Insuring Lives of Service
Christians are called to live in the moment. To save up treasures in heaven, not on Earth. To trust God. But we are also not to be irresponsible and an undue burden on each other. It’s foolish to trust too fully in men, even if they profess trust in Christ. Failing to plan is planning to fail.
How do we design lives of service to God and neighbors without misplacing too much trust in humans?
I’m a student of Christian communal movements whose members take a “vow of poverty.” In context, this poverty typically means giving up claims to ownership and committing to modest consumption as part of a group. These people take seriously Jesus’ promise to take care of them – and the freedom it offers from worldly ties. But as my wife says, “If you give up your power, somebody else will take it.” The history of these movements is replete with abuse.
So-called cults are easy targets for criticism here, the flagrant dumpster fires of abuse that make for juicy story telling. But even successful, long-standing organizations are invariably marred by experiences of abuse and tragedy stemming from power imbalance. No organization is perfect. Can we insulate members from organization-specific risk while still enabling them to commit to a vow of religious poverty?
The solution I suggest is neither original nor complicated. Trouble for members of a religious community is an insurable risk. The trick is to distinguish between desirable and undesirable risk here. Some risk is useful as a commitment mechanism, which is why many communities require new joiners to get rid of all personal property before joining. But other risk is not – like the unavoidable possibility of leadership becoming despotic or communities disintegrating.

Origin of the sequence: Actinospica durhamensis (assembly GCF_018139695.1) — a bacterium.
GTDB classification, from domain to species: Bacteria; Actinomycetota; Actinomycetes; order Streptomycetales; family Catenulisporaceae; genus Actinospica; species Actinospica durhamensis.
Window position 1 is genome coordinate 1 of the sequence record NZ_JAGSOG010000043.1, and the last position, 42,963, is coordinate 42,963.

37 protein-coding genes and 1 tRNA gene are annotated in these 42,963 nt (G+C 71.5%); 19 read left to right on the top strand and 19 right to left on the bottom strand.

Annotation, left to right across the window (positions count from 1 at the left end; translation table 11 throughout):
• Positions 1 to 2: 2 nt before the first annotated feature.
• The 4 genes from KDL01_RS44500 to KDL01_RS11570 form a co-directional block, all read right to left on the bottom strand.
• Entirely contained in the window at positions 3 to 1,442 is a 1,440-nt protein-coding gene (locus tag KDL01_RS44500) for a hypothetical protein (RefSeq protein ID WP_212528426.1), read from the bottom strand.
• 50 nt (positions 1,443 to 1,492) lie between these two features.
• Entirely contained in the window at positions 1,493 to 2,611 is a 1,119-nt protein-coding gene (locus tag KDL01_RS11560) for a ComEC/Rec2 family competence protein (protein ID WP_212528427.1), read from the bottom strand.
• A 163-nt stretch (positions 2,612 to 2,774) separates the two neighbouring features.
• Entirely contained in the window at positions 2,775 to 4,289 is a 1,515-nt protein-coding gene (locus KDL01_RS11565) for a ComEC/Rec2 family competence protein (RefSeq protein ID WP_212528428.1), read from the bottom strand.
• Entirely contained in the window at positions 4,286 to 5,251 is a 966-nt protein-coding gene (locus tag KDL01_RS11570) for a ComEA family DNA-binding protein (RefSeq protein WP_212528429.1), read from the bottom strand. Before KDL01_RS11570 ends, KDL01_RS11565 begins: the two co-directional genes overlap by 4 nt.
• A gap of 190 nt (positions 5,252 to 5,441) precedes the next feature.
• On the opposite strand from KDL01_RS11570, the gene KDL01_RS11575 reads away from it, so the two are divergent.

Every story of a former cult member or dissatisfied ex-Anabaptist seems to end with their yearslong struggle to establish a new independent life from the meager wreckage of their old one. Why not provide some type of insurance?
Members of an insured religious community might have two levels of recourse. First would be the option to transfer to another community. Communities could establish networks with reciprocity agreements. This might work especially well for communities that cater to one stage of life. Second would be an option for cash payments enabling members to leave community life. This is tricky since living costs within a community are typically much lower than for independent life, and taking the vow of poverty is an intentional commitment mechanism. These communities are purposefully hard to back out of. However, clear criteria for approving claims only in cases of abuse or failure can make it workable.
Large organizations already self-insure in these ways. Catholic vow-taking communities usually have pre-arranged relationships for old-age care and contingency plans when a community fails. The Bruderhof’s dozens of communities provide a pressure valve for interpersonal conflicts. A third-party insurance scheme can reduce the risks for joining smaller communities and help even large organizations insure away unwanted risks they cannot manage internally.
When Christians entrust themselves to God by taking vows of poverty, practical power over their lives is placed in the hands of human leaders. Jesus set a high bar of responsibility for leaders in that position of control. With such a long history of failures mixed with success in vow-taking communities, there is no excuse for failing to confront foreseeable and avoidable risks to members.
|This World, Caedmon’s Call|